Winner: Ca-Ku-A1 Gas Compression Project
SPONSOR: ACS Servicios, Comunicaciones y Energia SL (95%); Atlantica Yield plc (5%)
LOCATION: Ku-Maloop-Zaap oil field, Bay of Campeche, Mexico
FINANCING TYPE & SIZE: $403.9 billion senior-secured credit term loan facility
BANKS: ING, MUFG Bank; Banco Nacional de Comercio Exterior, S.N.C., I.B.D.; Banco Nacional de Obras y Servicios Públicos, S.N.C., I.B.D.; Bank of China – Mexico and New York branches; S.A. Institución de Banca Múltiple; ING Bank N.V., Dublin Branch; Instituto de Crédito Oficial, EPE; Intesa Sanpaolo S.P.A., New York Branch; Nacional Financiera, S.N.C., I.B.D.; Societe Generale; The Norinchukin Bank; Intesa Sanpaolo S.p.a. New York Branch; Societe Generale; Institucion de Banca Multiple, Instituto de Credito Oficial, EPE; Banobras; Nacional Financiera; Bancomext; ICO
LAW FIRMS: Allen & Overy LLP; Garrigues LLP; Ritch Mueller, Heather y Nicolau, S.C.
SUPPORT: Black & Veatch Management Consultants (independent engineer)
The Ca-Ku-A1 gas compression unit, located on the Ku-Maloob-Zaap oilfield in the Bay of Campeche, Mexico is a 450 MM cf/d offshore facility that will help provide national oil company, Pemex, with increasing its efficiencies throughout the underwater oil reservoir and also help reverse its production decline. The deal for the greenfield project, was financed by a $403.9 million senior-secured credit term loan facility. It has an 11-year take-or-pay fixed tariff compression services contract.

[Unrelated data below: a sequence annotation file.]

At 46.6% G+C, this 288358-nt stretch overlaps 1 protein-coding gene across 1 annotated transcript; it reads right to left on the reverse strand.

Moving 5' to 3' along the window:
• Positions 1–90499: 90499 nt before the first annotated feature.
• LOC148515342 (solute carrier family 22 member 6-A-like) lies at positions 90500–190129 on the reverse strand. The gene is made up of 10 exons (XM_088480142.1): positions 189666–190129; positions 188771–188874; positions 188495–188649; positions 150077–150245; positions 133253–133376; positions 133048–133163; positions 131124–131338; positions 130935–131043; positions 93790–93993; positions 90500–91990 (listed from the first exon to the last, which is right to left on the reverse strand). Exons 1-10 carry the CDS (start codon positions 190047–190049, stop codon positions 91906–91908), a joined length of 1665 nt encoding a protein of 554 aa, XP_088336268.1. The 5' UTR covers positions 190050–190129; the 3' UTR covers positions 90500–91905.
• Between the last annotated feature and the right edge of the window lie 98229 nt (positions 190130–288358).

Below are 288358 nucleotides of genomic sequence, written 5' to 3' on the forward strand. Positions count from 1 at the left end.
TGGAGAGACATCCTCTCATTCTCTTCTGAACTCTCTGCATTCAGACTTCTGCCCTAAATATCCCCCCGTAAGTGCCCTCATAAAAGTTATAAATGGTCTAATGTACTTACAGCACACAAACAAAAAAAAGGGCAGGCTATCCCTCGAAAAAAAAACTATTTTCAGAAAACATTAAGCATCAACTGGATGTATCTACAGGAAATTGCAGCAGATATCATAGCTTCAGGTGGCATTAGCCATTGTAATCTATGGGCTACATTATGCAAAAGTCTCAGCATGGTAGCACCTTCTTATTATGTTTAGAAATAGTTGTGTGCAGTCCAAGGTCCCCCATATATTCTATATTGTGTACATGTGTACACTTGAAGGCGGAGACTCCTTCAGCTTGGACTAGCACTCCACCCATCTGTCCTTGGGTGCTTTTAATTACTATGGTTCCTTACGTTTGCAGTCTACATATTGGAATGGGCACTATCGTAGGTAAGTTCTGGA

A complex transaction that included 13 banks from across the world, was a critical piece of infrastructure to help support Pemex in its quest to rebuild its operations more efficiently after billions of government support in the past year. The KMZ oil field, in 2018, represented roughly 48% of Pemex’s total crude oil and 14.4% of total natural gas production. According to financing documents, the project is expected to help increase incremental recovery 2-4%. Construction started in October 2017 and ended in the first quarter of 2020.
Servicios Compresion de Gas, which belongs to Mexican engineering firm Avanzia and Spanish firms Dragados Offshore and Cobra, is focused on compression of sour gas with the ability to segregate currents of sour gas with high and low nitrogen content.
It also closed during the complex and difficult environment of the COVID-19 pandemic and a collapse in oil prices. As a result of the lower revenues, this put a financial strain on the Mexican government that led ratings agencies to downgrade the sovereign as well as Pemex.
An interesting aspect of the financing structure of the deal was a protective clause that included a loan margin price step-up mechanism in the event of a downgrade prior to the first drawdown. A ratings downgrade trigger in project finance structures is rare, however it proved prescient. The downgrades triggered the mechanism within a few weeks of the closing of the deal.
Overall the deal was twice oversubscribed and among the rare oil and gas project finance operations in Mexico completed in the review period and likely beyond into the end of 2020.
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